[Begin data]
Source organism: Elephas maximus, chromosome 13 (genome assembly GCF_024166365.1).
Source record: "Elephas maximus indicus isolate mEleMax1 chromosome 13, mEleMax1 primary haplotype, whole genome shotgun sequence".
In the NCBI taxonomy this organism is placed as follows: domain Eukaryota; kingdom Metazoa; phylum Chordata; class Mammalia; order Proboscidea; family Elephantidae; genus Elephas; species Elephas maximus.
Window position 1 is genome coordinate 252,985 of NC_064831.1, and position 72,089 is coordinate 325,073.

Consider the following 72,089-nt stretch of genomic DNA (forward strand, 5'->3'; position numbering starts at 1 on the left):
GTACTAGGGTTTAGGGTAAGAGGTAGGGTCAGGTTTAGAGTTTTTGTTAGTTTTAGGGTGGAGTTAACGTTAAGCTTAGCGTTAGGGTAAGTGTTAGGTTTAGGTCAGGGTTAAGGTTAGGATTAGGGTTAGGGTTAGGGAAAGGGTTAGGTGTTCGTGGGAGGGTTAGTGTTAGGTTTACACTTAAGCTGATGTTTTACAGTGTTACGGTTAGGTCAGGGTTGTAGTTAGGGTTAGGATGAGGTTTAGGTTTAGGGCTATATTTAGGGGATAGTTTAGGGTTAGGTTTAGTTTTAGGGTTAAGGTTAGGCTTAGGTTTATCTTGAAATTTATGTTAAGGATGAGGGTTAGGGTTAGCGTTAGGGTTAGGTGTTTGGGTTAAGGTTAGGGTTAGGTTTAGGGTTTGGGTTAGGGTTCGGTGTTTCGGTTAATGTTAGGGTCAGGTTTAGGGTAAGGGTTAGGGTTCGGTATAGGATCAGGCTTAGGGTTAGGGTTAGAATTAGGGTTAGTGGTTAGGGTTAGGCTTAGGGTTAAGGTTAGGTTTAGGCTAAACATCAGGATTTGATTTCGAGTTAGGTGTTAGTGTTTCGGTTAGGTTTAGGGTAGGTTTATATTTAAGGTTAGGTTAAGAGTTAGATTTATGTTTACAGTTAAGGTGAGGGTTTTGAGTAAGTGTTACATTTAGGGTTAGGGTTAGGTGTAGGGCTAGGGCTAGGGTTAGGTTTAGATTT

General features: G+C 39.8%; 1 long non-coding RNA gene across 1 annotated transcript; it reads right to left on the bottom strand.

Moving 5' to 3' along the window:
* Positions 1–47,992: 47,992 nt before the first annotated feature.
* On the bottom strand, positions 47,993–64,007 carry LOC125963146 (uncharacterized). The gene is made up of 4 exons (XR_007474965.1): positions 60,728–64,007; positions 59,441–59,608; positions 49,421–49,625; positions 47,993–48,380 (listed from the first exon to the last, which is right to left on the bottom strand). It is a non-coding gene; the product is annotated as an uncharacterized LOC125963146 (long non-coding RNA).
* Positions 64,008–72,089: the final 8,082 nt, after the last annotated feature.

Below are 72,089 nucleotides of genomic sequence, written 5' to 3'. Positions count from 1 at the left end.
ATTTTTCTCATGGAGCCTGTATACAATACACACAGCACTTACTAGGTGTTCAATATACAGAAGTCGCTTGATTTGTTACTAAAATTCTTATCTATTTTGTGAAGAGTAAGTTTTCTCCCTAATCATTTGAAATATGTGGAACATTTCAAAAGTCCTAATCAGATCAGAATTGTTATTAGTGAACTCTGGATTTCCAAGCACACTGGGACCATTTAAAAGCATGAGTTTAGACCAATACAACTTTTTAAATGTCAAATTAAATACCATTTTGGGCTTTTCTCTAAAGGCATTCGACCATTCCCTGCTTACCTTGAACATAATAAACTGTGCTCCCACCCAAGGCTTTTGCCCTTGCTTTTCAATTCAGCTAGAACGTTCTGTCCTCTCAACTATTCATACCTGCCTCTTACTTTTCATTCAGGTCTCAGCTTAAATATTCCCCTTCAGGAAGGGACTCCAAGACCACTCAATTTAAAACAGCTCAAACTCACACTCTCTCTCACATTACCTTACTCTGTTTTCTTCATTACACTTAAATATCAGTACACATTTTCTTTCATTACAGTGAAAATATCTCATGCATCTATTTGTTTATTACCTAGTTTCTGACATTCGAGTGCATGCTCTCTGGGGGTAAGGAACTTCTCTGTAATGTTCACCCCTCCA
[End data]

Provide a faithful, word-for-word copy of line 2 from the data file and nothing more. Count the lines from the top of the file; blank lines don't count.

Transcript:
Source record: "Elephas maximus indicus isolate mEleMax1 chromosome 13, mEleMax1 primary haplotype, whole genome shotgun sequence".